Protesters clash with pro-government supporters in Yuen Long during a rally against parallel-goods trading on March 1, 2015 in Hong Kong.
HONG KONG — Fresh crowds of protesters have filled Hong Kong's streets in recent days, but if you think this latest uproar is about democracy, free elections and yellow umbrellas, think again.
The most recent protests, which took place in various parts of northern Hong Kong on Sunday afternoon, have had very little to do with the colorful and lively “umbrella movement” that took Hong Kong by storm last year.
For a start, Sunday's protests, and several others in recent weeks, have been far smaller — only a few hundred people at most have attended. At one point during Sunday afternoon, journalists and police officers seemed to outnumber the protesters outside the local train station in an area called Sheung Shui.
The scene at Sheung Shui MTR exit https://t.co/4GatEcxBvM— Hong Kong Hermit (@HongKongHermit) March 8, 2015
The protests later moved to an area called Tuen Mun, where there were scuffles and arrests. Late Sunday, the Hong Kong police issued a statement in which they “strongly condemned the unlawful behaviors of protesters.” Three men and one woman were arrested for "assaulting Police officer" and "obstructing Police." A police officer and a member of the public were injured during the incident, according to the statement.
Cops arrested this girl. She was just panicked and trying to get away. No idea on what charge. https://t.co/idxBeJuEz8— Hong Kong Hermit (@HongKongHermit) March 8, 2015
Unlike the big demos during the last three months of 2014, these protests have little to do with calls for free elections. Instead, these latest protests are about Hong Kong locals venting their increasing anger toward mainland China, as well as toward the large numbers of mainland Chinese who flock to the city each day to shop.
Hong Kong businesses get a lot of cash from these visitors, who buy not just luxury goods (which are cheaper in Hong Kong than in mainland China), but also everyday items such as shampoo, chocolates and diapers, which they carry in large bundles onto the trains and buses that take them back to mainland China.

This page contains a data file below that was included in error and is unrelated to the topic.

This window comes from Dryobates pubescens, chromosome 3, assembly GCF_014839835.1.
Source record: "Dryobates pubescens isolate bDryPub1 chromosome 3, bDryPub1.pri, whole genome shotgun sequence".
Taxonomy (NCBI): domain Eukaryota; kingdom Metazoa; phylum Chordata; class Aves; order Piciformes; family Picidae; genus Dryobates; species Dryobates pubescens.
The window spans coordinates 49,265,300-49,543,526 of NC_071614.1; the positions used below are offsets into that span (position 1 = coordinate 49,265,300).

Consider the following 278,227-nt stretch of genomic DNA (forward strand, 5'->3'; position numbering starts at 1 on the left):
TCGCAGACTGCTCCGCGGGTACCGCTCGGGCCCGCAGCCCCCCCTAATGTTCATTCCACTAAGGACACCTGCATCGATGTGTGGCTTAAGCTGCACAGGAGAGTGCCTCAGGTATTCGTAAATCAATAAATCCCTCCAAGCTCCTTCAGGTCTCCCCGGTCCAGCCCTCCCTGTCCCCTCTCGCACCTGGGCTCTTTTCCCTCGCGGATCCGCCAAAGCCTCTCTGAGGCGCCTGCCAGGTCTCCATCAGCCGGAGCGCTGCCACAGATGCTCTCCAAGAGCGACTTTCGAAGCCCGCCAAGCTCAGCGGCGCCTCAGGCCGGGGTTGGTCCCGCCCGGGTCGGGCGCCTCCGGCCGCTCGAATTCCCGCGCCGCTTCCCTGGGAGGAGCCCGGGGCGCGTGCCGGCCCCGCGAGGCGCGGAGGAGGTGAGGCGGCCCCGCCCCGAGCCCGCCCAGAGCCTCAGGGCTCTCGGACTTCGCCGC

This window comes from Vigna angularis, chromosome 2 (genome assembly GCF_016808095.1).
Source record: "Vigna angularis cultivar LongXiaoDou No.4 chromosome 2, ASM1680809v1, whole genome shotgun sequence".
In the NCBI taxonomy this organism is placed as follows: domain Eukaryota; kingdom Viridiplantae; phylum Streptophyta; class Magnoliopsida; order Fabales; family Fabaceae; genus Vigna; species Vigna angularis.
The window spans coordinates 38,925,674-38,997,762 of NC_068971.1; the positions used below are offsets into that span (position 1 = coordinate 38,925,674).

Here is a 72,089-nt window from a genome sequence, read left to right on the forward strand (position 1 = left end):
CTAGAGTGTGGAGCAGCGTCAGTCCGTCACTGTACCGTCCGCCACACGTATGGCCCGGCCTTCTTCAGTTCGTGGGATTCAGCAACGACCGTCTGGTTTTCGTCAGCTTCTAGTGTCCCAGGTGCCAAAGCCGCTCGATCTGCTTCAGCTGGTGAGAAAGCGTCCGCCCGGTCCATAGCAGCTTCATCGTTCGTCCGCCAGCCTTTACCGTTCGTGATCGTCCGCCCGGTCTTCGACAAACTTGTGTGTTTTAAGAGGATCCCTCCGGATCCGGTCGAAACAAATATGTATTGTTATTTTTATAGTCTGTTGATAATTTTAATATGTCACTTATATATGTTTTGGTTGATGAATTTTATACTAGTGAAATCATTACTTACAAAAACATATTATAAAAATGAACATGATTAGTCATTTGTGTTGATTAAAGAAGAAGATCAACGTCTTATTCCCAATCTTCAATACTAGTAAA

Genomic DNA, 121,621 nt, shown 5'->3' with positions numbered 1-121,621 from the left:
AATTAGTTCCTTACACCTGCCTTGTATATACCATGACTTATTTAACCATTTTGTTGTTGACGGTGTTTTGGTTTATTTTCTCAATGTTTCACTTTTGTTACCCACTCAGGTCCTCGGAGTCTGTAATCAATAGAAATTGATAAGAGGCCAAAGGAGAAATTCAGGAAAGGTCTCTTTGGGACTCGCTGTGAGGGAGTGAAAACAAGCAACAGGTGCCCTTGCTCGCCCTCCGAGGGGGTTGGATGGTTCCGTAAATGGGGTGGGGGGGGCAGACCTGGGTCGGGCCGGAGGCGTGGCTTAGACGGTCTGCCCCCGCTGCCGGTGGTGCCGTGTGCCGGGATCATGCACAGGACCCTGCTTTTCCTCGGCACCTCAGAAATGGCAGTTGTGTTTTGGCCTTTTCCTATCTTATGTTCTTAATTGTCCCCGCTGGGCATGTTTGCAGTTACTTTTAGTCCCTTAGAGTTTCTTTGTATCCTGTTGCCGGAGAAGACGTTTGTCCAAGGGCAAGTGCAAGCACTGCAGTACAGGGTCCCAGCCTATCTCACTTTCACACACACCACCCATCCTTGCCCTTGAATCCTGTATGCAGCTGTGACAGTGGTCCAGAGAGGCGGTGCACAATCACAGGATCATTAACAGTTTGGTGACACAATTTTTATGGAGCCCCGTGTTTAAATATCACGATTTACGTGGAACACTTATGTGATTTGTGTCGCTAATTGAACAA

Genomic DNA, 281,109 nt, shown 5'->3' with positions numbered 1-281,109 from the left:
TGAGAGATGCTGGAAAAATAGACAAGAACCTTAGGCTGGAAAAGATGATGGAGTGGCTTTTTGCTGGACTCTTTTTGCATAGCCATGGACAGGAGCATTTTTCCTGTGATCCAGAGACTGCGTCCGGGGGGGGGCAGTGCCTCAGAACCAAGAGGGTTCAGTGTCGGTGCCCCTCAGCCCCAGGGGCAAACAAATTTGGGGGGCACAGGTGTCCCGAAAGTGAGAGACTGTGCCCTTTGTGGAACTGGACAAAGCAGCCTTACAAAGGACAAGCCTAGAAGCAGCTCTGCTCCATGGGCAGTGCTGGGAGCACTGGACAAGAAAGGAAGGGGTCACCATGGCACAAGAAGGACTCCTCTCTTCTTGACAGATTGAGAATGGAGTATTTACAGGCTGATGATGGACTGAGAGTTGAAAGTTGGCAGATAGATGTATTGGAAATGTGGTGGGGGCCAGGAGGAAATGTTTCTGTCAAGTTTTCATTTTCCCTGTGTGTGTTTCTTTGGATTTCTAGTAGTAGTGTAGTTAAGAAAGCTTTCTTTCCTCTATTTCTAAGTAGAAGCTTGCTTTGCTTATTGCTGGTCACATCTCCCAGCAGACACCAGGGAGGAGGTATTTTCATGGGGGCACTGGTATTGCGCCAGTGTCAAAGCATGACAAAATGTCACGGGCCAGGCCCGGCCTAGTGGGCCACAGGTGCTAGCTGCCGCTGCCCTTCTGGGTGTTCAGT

Many Hong Kongers welcome the visitors, and the money they bring. But for many others, the flood of visitors has simply become too much.
This is especially the case in areas that bear the brunt of the influx. Sheung Shui, for example, is only one subway stop away from Shenzhen, just across the border from mainland China.
“People here are angry because there are so many visitors,” said Jeffrey, a store assistant in a Sheung Shui electronics shop. “It means things are more expensive — everything, it's too much.”
Areas such as Yuen Long, Sha Tin and Tuen Mun also are easy for day-trippers from China to reach, and have also seen demonstrations in recent weeks. On March 1, several dozen people were arrested amid protests in Yuen Long.
The main problem is the sheer number of people involved. Last year, more than 47 million mainland Chinese, many on day trips, came to Hong Kong, which has a population of just 7.2 million. They made up nearly 78 percent of the total number of tourists Hong Kong saw last year.
A large number of malls have been built in response to the influx of consumer traffic, but that has not prevented trains and sidewalks from getting overcrowded, and prices and rents from rising.
Many Hong Kong residents also accuse the visitors of being rude. Two years ago tensions flared over milk-powder, which mainland Chinese visitors like to buy (they distrust the stuff they can get back home); at the time, their purchases sent Hong Kong residents scrambling to meet their own needs.
The growing concern over Beijing's perceived interference, which was one of the things that brought people into the streets during the “umbrella” protests last year, does not help the rising acrimony.
A poll by one of Hong Kong's universities showed that two in three Hong Kongers now want the government to curb the number of visitors, the SCMPreported last week.
Until that happens — if that happens — the tensions between locals and shoppers are likely to linger.
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